Is it OK for brands to have emotions?

Aug 10, 2016

Through a special arrangement, what follows is a summary of an article from Retail Paradox, RSR Research’s weekly analysis on emerging issues facing retailers, presented here for discussion.

Millennials increasingly demand meaning from the companies they engage with — not only those they work for, but buy from. Thus, we’ve seen the rise of companies like Toms where philanthropy — buy one, give one — is central to the brand.

I can see where Millennials are coming from. Having seen extreme corporateerism nearly destroy the economy as you entered the job market, you might not want to be a part of that world. If you’re giving your time and soul to a company that is not going to return the favor, you might not only demand the company be a good corporate citizen but one trying to make the world a better place. And it’s not a far stretch to demanding this from all the companies in your life, including the ones you buy products from.

Yet I was taught that philanthropy is a private thing. I donate time. I donate money. But celebrating my own giving seems like a really self-serving thing that is antithetical to the meaning of philanthropy.

So if a retailer has a corporate giving program already but it’s not central to their brand, what do they do with this demand from Millennials? How do you marry these different perspectives?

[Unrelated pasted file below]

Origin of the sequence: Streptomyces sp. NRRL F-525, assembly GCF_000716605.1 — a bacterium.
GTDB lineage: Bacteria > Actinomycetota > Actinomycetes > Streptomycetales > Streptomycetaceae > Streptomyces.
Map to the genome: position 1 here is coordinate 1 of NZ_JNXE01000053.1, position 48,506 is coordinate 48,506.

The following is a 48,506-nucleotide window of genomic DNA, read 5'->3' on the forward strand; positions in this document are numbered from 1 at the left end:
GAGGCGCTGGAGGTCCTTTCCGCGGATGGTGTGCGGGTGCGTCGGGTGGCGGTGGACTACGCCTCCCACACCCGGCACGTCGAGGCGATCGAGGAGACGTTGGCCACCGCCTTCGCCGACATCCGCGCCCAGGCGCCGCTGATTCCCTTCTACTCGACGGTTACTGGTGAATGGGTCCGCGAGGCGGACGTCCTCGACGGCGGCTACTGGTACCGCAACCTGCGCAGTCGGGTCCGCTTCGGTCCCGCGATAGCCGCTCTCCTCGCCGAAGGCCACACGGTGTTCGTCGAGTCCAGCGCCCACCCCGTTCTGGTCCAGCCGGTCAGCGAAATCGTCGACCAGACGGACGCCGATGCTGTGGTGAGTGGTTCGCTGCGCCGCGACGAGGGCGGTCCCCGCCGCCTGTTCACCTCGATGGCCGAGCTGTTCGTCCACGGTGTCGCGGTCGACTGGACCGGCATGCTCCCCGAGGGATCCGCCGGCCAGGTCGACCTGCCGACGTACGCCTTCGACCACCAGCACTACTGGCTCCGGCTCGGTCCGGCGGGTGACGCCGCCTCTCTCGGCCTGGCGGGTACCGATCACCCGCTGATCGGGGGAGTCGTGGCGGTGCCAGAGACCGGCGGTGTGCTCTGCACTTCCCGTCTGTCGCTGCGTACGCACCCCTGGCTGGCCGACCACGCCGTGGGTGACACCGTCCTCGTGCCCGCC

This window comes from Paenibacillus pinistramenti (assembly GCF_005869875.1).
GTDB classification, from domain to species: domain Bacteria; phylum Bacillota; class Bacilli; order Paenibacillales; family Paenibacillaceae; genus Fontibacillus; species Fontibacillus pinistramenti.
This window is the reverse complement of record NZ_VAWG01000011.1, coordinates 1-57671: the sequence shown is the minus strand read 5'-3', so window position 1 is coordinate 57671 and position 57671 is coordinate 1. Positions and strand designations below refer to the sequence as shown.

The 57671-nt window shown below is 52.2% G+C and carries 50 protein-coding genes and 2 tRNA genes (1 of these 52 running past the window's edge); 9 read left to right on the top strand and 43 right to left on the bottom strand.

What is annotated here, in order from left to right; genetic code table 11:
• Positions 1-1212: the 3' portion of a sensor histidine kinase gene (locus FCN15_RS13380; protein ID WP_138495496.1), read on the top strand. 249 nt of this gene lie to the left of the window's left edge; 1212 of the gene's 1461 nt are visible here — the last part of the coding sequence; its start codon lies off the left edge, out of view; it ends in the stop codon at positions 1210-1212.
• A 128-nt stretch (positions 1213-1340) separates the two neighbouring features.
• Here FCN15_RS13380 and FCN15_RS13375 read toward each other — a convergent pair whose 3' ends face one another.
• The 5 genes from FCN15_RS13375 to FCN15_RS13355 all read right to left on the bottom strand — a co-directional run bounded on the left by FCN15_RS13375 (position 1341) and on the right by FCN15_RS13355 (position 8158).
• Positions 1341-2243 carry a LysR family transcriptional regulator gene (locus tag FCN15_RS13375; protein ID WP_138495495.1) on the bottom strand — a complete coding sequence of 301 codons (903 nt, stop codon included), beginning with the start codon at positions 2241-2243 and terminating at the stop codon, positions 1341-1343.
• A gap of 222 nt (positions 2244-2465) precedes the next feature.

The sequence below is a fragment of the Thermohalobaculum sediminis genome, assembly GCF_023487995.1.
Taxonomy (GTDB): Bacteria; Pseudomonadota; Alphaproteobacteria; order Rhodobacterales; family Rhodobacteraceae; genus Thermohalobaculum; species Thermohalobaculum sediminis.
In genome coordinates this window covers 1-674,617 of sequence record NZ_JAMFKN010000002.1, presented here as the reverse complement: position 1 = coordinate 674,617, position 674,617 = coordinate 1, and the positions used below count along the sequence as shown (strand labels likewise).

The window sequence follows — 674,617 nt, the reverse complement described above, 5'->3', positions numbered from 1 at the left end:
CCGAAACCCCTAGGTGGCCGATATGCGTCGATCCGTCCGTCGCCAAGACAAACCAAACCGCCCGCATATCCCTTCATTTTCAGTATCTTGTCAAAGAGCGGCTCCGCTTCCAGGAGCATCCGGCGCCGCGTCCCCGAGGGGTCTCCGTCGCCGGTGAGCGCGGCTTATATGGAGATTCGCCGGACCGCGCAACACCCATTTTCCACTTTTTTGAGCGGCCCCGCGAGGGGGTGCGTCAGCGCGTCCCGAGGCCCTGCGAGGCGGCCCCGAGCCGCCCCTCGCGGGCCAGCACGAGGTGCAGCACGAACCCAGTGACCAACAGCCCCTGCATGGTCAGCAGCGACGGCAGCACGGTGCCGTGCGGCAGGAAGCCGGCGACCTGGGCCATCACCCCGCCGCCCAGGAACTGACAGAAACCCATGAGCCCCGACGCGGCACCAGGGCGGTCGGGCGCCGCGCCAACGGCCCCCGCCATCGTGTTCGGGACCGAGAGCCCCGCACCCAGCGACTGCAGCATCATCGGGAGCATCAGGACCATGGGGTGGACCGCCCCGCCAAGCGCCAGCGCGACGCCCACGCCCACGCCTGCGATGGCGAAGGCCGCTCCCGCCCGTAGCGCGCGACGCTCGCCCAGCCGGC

In an address on entrepreneurship at the Sage Summit, Sir Richard Branson, Virgin Group’s founder, had the answer. He basically said it’s okay for companies to have emotions. It comes out of an entrepreneurial core — in order to solve a problem, you have to understand the problem. In design thinking terminology, you have to have empathy — and that means feeling the problem; living the problem.

Brands need to have emotions too. They increasingly don’t have much choice. They’re more often being called to take sides in things like what signs they put on the bathrooms or whether they have toy aisles segmented by pink and blue. But just like with anything else — if you don’t have a plan for the emotional components of your brand, then it’s not that your brand has no emotions associated with it. What happens is you cede the definition of your brand’s personality to others. Or it emerges by default — and the default may not be what you intended.

DISCUSSION QUESTIONS: Do you think it’s become more important for retailers to infuse emotion and “meaning” into their brands? How do you view the different perspectives between Millennials and older generations around philanthropy and branding?

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"Every brand does not need to stand for something philanthropic, but its core story must emotionally resonate with consumers."

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18 Comments on "Is it OK for brands to have emotions?"

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Richard J. George, Ph.D.

Absolutely! Customers don’t want goods and services. Instead, they are seeking solutions to problems and/or good feelings. This is particularly true of Millennials. They are a generation that is made up of confident, optimistic young people who feel valued and wanted. In addition, almost four in 10 Millennials agree with the statement, “The majority of companies don’t know how to market to my generation.”

Brands need to have authenticity, make an emotional connection and make sure they tell their unique story, whatever delivery platform is used.

Max Goldberg